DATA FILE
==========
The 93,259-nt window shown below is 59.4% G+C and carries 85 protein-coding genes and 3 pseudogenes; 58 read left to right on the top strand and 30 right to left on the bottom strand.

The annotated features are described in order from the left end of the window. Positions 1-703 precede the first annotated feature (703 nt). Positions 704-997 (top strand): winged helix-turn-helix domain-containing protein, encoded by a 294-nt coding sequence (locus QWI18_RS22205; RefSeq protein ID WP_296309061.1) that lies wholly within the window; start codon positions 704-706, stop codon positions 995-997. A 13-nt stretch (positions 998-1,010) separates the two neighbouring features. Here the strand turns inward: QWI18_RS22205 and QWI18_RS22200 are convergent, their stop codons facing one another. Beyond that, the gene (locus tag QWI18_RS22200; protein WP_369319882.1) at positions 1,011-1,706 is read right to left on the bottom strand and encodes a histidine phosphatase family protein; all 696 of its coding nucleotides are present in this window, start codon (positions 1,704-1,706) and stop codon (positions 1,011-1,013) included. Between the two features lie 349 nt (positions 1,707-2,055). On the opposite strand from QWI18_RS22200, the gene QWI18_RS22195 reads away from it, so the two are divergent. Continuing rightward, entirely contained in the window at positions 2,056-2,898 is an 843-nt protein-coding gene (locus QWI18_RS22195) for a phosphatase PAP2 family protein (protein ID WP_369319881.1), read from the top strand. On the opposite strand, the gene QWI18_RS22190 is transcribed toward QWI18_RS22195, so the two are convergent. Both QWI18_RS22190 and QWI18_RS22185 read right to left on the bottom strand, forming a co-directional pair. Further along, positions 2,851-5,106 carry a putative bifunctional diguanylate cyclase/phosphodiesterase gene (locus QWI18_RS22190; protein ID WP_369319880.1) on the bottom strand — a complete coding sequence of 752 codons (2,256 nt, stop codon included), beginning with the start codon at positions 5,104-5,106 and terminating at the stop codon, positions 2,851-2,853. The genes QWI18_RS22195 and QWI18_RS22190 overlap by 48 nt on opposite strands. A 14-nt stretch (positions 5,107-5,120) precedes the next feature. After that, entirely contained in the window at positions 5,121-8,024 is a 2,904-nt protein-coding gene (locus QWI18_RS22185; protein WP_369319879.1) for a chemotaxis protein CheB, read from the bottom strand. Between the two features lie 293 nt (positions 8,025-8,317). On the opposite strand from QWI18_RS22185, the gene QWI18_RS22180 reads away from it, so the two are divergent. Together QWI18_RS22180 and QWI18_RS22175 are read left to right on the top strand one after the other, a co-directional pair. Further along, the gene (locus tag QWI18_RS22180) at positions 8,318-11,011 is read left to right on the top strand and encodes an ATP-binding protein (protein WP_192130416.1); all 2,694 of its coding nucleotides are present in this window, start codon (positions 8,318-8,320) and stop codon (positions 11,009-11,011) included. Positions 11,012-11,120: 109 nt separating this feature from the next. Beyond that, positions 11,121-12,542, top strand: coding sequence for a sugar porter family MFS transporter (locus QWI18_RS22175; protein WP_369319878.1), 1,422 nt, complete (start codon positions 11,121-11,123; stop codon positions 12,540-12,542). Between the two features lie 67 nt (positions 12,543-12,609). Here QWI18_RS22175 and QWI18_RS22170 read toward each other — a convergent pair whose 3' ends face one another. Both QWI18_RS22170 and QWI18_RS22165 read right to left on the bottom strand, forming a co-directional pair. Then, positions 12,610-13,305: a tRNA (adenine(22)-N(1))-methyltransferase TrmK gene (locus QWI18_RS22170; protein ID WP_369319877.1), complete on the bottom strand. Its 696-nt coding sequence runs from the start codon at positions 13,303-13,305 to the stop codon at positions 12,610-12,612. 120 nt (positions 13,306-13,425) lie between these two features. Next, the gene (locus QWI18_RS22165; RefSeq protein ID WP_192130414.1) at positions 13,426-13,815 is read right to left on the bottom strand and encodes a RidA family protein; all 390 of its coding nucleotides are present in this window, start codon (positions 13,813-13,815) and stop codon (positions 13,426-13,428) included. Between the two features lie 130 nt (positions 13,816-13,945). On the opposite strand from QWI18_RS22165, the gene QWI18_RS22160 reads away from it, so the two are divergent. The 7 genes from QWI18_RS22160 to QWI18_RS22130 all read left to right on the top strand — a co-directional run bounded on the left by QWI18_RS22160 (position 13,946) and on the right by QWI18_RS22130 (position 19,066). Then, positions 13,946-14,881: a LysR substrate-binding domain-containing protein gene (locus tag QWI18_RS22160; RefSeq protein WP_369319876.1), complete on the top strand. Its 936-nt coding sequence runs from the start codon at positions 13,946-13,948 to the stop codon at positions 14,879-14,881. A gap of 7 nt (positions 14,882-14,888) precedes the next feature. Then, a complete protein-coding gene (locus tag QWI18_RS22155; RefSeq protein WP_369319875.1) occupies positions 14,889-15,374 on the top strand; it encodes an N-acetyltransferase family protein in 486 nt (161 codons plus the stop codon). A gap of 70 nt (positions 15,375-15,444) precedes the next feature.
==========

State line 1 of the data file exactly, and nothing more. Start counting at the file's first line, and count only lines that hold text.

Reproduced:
The 93,259-nt window shown below is 59.4% G+C and carries 85 protein-coding genes and 3 pseudogenes; 58 read left to right on the top strand and 30 right to left on the bottom strand.